Japan recession deepens as GDP growth declines further
Shinzo Abe has yet again invited public displeasure and suspicion by passing a state secrets law. Reuters

Japan has passed a strict new state-secrets law that critics see as helping the government to hide its misdeeds and limit press freedom, akin to the world war period.

The law gives prison terms of up to 10 years for public servants leaking state secrets, while journalists and others who encourage such leaks could be imprisoned for five years, reports Reuters.

The government claims the secrecy law, passed a year ago, is essential to convince allies like the United States to share intelligence with Japan.

"By applying the law practically and properly, explaining carefully how it is being applied, and reporting to parliament and making public how it is being enforced, the government plans to show clearly that the people's right to know will not be infringed on," said Hiroshige Seko, Deputy Chief Cabinet Secretary.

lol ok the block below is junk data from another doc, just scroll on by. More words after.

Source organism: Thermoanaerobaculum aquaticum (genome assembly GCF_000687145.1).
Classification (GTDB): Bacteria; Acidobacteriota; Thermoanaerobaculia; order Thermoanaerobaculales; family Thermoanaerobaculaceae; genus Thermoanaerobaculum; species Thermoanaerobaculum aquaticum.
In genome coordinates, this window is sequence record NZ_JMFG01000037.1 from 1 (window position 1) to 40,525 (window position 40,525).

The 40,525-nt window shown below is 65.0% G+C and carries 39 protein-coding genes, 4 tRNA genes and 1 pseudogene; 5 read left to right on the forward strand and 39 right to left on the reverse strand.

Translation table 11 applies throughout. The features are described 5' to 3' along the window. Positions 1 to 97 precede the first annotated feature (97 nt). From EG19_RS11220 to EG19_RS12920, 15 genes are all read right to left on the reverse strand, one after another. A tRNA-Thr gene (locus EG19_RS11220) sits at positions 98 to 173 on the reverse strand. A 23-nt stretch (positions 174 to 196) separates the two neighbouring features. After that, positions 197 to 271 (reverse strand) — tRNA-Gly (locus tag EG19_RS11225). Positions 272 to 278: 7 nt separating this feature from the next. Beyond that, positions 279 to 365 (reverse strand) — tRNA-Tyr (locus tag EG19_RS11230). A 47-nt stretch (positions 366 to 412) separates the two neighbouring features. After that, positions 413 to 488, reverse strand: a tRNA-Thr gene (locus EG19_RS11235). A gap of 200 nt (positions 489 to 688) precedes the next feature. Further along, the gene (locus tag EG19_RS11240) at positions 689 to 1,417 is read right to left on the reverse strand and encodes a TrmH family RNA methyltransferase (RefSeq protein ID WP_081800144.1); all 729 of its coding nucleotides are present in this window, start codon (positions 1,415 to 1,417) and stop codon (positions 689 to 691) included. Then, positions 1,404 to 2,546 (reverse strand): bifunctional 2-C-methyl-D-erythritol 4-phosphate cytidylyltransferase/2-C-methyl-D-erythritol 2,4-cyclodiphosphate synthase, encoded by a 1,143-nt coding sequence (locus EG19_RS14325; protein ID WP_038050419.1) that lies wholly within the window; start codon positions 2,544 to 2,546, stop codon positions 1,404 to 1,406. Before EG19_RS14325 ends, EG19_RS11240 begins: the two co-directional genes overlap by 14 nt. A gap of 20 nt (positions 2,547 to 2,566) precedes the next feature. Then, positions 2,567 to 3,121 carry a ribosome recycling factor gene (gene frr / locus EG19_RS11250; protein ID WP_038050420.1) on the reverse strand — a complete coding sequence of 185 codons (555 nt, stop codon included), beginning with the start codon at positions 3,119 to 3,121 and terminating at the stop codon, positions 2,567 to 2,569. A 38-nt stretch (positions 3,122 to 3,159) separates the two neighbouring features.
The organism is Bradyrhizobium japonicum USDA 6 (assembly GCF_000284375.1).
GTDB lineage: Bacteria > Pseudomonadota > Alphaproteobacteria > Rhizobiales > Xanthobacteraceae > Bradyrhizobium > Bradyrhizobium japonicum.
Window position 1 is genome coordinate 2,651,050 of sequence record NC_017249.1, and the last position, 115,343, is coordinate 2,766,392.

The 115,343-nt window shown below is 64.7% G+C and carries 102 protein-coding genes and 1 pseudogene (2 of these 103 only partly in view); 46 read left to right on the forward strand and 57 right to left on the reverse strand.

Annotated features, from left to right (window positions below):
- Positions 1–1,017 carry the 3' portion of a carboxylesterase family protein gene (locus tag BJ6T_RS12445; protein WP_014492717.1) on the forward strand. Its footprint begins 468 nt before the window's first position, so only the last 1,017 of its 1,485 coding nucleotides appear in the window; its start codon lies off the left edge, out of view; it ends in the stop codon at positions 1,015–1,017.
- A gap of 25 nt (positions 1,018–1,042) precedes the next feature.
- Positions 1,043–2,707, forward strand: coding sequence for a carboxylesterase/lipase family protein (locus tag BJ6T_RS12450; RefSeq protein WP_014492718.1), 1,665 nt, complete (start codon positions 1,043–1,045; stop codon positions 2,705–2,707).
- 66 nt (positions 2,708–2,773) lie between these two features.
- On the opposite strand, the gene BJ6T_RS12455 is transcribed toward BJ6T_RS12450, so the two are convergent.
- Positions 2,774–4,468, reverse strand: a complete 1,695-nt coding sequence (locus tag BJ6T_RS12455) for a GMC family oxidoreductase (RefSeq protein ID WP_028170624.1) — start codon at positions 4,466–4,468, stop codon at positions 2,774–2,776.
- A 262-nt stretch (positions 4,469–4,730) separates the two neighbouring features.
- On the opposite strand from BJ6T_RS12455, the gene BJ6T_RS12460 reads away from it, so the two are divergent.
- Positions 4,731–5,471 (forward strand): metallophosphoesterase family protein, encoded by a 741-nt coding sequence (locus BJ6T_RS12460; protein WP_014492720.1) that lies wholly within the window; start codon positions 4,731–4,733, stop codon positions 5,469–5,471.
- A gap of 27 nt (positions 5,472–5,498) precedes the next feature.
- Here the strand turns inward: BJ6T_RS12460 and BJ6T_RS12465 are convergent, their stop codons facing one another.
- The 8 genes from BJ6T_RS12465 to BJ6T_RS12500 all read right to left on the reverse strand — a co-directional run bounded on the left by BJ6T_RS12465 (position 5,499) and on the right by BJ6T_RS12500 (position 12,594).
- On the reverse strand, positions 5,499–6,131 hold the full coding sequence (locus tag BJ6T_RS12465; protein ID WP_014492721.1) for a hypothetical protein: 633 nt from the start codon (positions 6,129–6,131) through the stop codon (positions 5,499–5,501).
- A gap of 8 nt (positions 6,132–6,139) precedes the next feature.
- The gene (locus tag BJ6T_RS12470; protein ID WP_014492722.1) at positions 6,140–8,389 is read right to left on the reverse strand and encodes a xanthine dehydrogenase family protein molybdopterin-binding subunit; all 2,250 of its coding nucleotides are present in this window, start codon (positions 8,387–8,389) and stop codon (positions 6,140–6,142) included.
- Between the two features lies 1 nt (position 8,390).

Critics say the government has failed to explain how it will implement the law and had solicited public opinion during the summer vacation time.

People were quick to take to the streets in protest against the law.

"If we give up on this Japan will end up just like Russia, or China, or North Korea," said a protestor braving the winter cold.

Reporters Without Borders has called the law "an unprecedented threat to freedom of information" while media and bloggers were uncertain how to proceed.